During the pro-apoptotic process on liver cancer cells, erianin caused the over-accumulation of intracellular ROS and reduced the dissipation of MMP (considered as an index of mitochondrial apoptosis) [39, 40]. Cancer cells are more susceptible to intracellular ROS damage than are normal cells [41]. Overproduction of ROS induces mitochondrial permeability transition, interferes with mitochondrial transmembrane potential, and eventually causes oxidative damage to mitochondria, leading to further release of ROS from mitochondria to the cytoplasm [42]. In combination with the mitochondrial apoptosis, pro-apoptotic molecules, such as cytochrome c, released from mitochondria activate caspase-3 and -9, which cleave specific substrate proteins, such as PARP, to induce DNA damage [1]. In liver cancer cells and the tumor tissues collected from the nude mice, erianin enhanced the expression levels of Bax and Bad, and reduced the levels of Bcl-2 (which regulates MMP levels by formation of the Bcl-2/Bax heterodimer) [43]. BH3-only proteins, consisted in Bcl-2 family, act as a pro-apoptotic initiator, including PUMA and Bim, can directly activate Bax, triggering a pro-apoptotic process [44]. The high expression of Bax and Bad, the pro-apoptotic member of the Bcl-2 family, can disrupt ATP synthesis and help to activate the caspase signal transduction pathway [45]. Meanwhile, the imbalance in expression levels of pro- and anti-apoptotic members of the Bcl-2 family is responsible for the generation of ROS [46]; consequently, over-production of ROS activates caspase-8 and -9 [47]. In a feedback loop, the activated capase-8 not only directly activates caspase-3, but also links to the mitochondrial apoptosis through cleaved Bid [48]. The anti-liver cancer effects of erianin were confirmed in cells and nude mice, a possible mechanism might be the modulation of oxidative stress-mediated mitochondrial apoptosis.

Excessive inflammation is responsible for cancer development [49]. Compared with healthy volunteers, the extremely high serum levels of MMP-9 and CCL21 in patients with colon cancer [50], of CCL11 in patients with gastric cancer [31], of CCL2/MCP-1 in patients with breast cancer [51] and of CXCL13 in patients with liver cancer [34] have been reported. In immunosuppressed BALB/c mice bearing a hepatoma, erianin regulated the serum levels of MMPs, interleukins, and chemokines. MMPs, especially MMP-2 and MMP-9, participate in the angiogenesis of tumors and promote the invasion and metastasis of various tumors, which influence T cell proliferation [29, 52]. GM-CSF, a broad-spectrum glycoprotein, promotes the maturation of immature dendritic cells, up-regulates the expression of the major histocompatibility complex, and helps to enhance the killing effect of the immune system on tumors [53]. Chemokines disrupt the immune defense and promote tumor infiltration and metastasis via avoidance of uncontrolled killing, induction of tumor cell migration, stimulation of angiogenesis, and promotion of cell matrix degradation [54]. As reported, CXCL12/SDF-1 can enhance the invasive ability of the human pancreatic cancer cell PANC-1 by up-regulating the expression of vascular endothelial growth factor and MMP-9 [55]. The immune response related to cancer immunotherapy of GM-CSF, IL-6, and IL-10 notably involves modification of T-cell responses [5658]. Encouragingly, many studies correlating with the effects of CCL2, CCL11, and CCL21 on anti-cancer properties focus on their relationships with T cell functions [5961].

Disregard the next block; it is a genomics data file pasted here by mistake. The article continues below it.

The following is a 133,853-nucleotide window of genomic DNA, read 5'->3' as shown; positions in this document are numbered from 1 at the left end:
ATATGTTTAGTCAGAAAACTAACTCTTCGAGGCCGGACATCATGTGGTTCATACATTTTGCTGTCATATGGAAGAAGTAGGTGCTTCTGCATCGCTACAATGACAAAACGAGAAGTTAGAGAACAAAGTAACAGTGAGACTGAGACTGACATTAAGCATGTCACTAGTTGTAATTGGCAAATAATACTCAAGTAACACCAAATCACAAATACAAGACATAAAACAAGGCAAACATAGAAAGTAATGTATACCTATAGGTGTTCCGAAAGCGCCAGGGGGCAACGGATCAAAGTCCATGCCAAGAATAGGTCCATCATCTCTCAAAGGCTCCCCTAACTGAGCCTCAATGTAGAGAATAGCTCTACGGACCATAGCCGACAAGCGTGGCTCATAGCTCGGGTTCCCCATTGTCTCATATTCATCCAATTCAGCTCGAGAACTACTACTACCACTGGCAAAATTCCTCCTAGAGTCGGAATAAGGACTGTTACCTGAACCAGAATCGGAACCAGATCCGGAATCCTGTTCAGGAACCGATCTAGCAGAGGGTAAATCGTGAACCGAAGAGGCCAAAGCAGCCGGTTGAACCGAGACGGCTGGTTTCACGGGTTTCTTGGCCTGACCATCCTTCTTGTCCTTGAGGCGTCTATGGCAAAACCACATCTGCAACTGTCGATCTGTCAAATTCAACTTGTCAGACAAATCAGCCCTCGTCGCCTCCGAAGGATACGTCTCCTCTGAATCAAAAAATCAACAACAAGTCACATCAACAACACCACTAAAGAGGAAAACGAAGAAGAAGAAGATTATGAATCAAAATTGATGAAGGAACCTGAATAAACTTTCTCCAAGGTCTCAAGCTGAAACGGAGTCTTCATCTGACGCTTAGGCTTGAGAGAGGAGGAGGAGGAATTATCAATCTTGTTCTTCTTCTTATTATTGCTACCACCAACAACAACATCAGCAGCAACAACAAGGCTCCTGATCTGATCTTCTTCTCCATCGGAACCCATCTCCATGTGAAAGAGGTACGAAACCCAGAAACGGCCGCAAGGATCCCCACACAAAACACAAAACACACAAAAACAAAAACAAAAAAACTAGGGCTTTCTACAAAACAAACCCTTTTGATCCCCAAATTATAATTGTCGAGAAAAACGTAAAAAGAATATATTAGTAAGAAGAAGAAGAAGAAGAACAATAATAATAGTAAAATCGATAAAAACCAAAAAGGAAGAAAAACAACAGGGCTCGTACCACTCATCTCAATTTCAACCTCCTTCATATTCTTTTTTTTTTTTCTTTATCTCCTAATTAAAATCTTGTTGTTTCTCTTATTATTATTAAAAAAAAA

The potential of erianin to inhibit the growth of liver cancer tumors associated with its modulation of immune response was confirmed by detecting the protein expressions in spleen tissues of BALB/c mice bearing hepatoma. Under the normal conditions, NF-κB binds to the inhibitor IκBα with the inactivated form in the cytoplasm; however, under the tumor environment, the degradation of IκBα leads to the transfer of NF-κB into the nucleus [62]. NF-κB involved in the regulation of inflammatory factors including interleukins and MMP-9, is activated in most cancers via Erk1/2 and IKKα/β [6365]. The activated Erk1/2 signaling not only regulates the expression of chemokines through NF-κB, but also directly participates in CCL21-mediated epithelial-mesenchymal transformation of lung cancer [66]. Erianin could suppress the activity of NF-κB via inhibiting the phosphorylation of Erk1/2 and IKKα/β, thus inhibiting the secretion of inflammatory factors.

Oxidative stress is not only responsible for apoptosis, but is also associated with immune response. The redox imbalance, caused by over-accumulation of ROS, is responsible for the transfer of Nrf2 from cytoplasm to nucleus, where it controls the expression of its downstream proteins, such as SOD-1/-2 and HO-1 [36]. This process is involved in cancer cell apoptosis [67], which has been also reported in our separate experiments [68]. Taxifolin curbs the carcinogenesis of 1,2-dimethyl hydrazine induced colon cells, leading to their apoptosis by activating the Nrf2 signaling pathway [69]. Meanwhile, Nrf2 can interfere with the production of interleukins [70], and can directly inhibit the expression of NF-κB [71]. Several agents show dual functions of anti-inflammatory and anti-oxidation via regulation of Nrf2/NF-κB signaling [72]. NF-κB is well known for its triggering immune escape of tumor cells via regulating inflammatory cytokines [73]. Moreover, NF-κB is abnormally activated in various malignant tumors. The suppression of NF-κB activation can trigger the extrinsic and intrinsic apoptosis in cancer cells [74]. The present data suggest that the anti-liver cancer property of erianin may be related to the modulation of oxidative stress-mediated apoptosis and immune response; however, their relationship linking by Nrf2 signaling still needs further investigation.

The current study still leaves some unanswered questions. Although the evidence obtained by detecting the cytokines suggests that erianin may influence the functions of T cells during its inhibition of tumor growth, we did not obtain direct results to confirm this event. In our on-going experiments, we have found that erianin can stimulate the proliferation of spleen T-lymphocytes in BABL/c mice with cyclophosphamide-induced immunosuppression. Additional experiments will be performed to confirm this possibility. Furthermore, in-depth research will explore the linkage of Nrf2 signaling to the apoptosis and the immune response.